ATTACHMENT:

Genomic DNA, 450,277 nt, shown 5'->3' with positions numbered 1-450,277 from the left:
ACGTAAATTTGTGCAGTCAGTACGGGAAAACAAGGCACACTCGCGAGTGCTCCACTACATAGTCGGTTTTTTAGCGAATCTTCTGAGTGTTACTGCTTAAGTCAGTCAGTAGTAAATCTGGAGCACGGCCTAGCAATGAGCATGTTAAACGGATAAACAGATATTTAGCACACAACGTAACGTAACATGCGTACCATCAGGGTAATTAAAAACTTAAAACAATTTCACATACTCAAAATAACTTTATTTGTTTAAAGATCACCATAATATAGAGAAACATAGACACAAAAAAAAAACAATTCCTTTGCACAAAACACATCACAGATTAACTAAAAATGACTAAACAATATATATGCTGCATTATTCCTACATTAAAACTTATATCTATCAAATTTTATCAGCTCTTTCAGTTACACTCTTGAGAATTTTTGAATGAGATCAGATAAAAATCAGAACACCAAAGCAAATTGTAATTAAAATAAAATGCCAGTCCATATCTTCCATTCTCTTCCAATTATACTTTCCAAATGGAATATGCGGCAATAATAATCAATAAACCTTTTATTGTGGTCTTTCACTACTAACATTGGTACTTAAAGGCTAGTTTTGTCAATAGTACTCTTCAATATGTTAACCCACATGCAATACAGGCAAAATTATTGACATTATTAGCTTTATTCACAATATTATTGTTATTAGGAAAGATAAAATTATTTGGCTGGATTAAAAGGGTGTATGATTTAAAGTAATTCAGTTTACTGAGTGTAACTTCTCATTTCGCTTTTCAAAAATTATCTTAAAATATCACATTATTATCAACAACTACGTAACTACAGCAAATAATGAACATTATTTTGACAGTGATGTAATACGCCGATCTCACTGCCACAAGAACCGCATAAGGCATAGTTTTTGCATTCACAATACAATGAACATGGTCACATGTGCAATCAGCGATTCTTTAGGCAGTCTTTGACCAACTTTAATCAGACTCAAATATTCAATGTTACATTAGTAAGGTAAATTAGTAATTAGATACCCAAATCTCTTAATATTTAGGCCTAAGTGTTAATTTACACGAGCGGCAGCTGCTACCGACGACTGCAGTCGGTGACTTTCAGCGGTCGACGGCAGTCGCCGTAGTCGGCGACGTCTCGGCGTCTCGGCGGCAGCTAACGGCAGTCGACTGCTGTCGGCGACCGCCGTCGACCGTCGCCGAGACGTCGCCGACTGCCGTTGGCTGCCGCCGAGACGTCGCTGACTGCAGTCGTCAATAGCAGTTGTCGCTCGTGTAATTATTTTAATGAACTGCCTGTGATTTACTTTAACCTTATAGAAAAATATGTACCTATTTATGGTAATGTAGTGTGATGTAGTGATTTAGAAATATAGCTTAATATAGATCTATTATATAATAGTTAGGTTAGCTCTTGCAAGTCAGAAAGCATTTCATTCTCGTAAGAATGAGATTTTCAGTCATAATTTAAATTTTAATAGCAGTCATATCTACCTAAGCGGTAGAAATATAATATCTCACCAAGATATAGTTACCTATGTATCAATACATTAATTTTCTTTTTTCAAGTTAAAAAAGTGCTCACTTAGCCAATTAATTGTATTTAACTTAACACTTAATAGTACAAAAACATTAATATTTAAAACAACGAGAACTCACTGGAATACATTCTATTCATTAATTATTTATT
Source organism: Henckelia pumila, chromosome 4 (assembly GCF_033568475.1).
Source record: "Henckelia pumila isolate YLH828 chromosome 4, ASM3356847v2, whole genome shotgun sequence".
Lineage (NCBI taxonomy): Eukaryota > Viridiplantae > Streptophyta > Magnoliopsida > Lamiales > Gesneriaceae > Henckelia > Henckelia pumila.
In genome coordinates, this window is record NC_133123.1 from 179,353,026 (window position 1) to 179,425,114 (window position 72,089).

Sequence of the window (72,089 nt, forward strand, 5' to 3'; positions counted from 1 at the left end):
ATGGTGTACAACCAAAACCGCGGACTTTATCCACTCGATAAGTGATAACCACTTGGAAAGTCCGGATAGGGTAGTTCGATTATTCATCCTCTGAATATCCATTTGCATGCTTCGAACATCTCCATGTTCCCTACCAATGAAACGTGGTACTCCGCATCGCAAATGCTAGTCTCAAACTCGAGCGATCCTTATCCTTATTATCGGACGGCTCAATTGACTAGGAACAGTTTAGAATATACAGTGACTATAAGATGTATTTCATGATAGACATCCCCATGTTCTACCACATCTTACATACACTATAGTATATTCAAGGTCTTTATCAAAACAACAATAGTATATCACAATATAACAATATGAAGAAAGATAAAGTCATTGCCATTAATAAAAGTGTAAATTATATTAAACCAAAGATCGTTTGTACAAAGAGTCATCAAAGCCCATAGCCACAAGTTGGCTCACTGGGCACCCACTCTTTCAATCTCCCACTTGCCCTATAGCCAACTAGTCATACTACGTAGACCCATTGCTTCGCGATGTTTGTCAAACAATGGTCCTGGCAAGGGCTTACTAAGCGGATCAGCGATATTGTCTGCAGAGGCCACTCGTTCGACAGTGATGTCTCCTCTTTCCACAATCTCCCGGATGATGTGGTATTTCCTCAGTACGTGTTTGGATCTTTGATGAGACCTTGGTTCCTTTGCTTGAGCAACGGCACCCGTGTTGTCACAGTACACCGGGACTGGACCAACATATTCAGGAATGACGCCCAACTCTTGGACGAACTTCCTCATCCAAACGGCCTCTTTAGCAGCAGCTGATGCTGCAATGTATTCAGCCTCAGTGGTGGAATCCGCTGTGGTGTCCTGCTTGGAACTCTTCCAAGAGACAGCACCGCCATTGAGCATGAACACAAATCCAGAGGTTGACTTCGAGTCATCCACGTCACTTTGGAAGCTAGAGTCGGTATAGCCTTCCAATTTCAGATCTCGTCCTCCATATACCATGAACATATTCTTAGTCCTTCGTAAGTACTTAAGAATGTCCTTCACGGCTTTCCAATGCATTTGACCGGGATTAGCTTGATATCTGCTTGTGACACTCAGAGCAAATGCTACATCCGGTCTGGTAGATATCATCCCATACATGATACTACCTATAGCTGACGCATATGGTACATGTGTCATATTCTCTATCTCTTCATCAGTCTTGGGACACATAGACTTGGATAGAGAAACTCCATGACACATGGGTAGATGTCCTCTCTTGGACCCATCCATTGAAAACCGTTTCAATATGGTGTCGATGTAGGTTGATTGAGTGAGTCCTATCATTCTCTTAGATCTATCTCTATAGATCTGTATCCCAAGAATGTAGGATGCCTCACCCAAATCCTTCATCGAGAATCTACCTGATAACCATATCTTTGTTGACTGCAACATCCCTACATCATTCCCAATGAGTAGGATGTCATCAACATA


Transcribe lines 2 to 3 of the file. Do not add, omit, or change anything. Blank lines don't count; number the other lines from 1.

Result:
ACGTAAATTTGTGCAGTCAGTACGGGAAAACAAGGCACACTCGCGAGTGCTCCACTACATAGTCGGTTTTTTAGCGAATCTTCTGAGTGTTACTGCTTAAGTCAGTCAGTAGTAAATCTGGAGCACGGCCTAGCAATGAGCATGTTAAACGGATAAACAGATATTTAGCACACAACGTAACGTAACATGCGTACCATCAGGGTAATTAAAAACTTAAAACAATTTCACATACTCAAAATAACTTTATTTGTTTAAAGATCACCATAATATAGAGAAACATAGACACAAAAAAAAAACAATTCCTTTGCACAAAACACATCACAGATTAACTAAAAATGACTAAACAATATATATGCTGCATTATTCCTACATTAAAACTTATATCTATCAAATTTTATCAGCTCTTTCAGTTACACTCTTGAGAATTTTTGAATGAGATCAGATAAAAATCAGAACACCAAAGCAAATTGTAATTAAAATAAAATGCCAGTCCATATCTTCCATTCTCTTCCAATTATACTTTCCAAATGGAATATGCGGCAATAATAATCAATAAACCTTTTATTGTGGTCTTTCACTACTAACATTGGTACTTAAAGGCTAGTTTTGTCAATAGTACTCTTCAATATGTTAACCCACATGCAATACAGGCAAAATTATTGACATTATTAGCTTTATTCACAATATTATTGTTATTAGGAAAGATAAAATTATTTGGCTGGATTAAAAGGGTGTATGATTTAAAGTAATTCAGTTTACTGAGTGTAACTTCTCATTTCGCTTTTCAAAAATTATCTTAAAATATCACATTATTATCAACAACTACGTAACTACAGCAAATAATGAACATTATTTTGACAGTGATGTAATACGCCGATCTCACTGCCACAAGAACCGCATAAGGCATAGTTTTTGCATTCACAATACAATGAACATGGTCACATGTGCAATCAGCGATTCTTTAGGCAGTCTTTGACCAACTTTAATCAGACTCAAATATTCAATGTTACATTAGTAAGGTAAATTAGTAATTAGATACCCAAATCTCTTAATATTTAGGCCTAAGTGTTAATTTACACGAGCGGCAGCTGCTACCGACGACTGCAGTCGGTGACTTTCAGCGGTCGACGGCAGTCGCCGTAGTCGGCGACGTCTCGGCGTCTCGGCGGCAGCTAACGGCAGTCGACTGCTGTCGGCGACCGCCGTCGACCGTCGCCGAGACGTCGCCGACTGCCGTTGGCTGCCGCCGAGACGTCGCTGACTGCAGTCGTCAATAGCAGTTGTCGCTCGTGTAATTATTTTAATGAACTGCCTGTGATTTACTTTAACCTTATAGAAAAATATGTACCTATTTATGGTAATGTAGTGTGATGTAGTGATTTAGAAATATAGCTTAATATAGATCTATTATATAATAGTTAGGTTAGCTCTTGCAAGTCAGAAAGCATTTCATTCTCGTAAGAATGAGATTTTCAGTCATAATTTAAATTTTAATAGCAGTCATATCTACCTAAGCGGTAGAAATATAATATCTCACCAAGATATAGTTACCTATGTATCAATACATTAATTTTCTTTTTTCAAGTTAAAAAAGTGCTCACTTAGCCAATTAATTGTATTTAACTTAACACTTAATAGTACAAAAACATTAATATTTAAAACAACGAGAACTCACTGGAATACATTCTATTCATTAATTATTTATT
Source organism: Henckelia pumila, chromosome 4 (assembly GCF_033568475.1).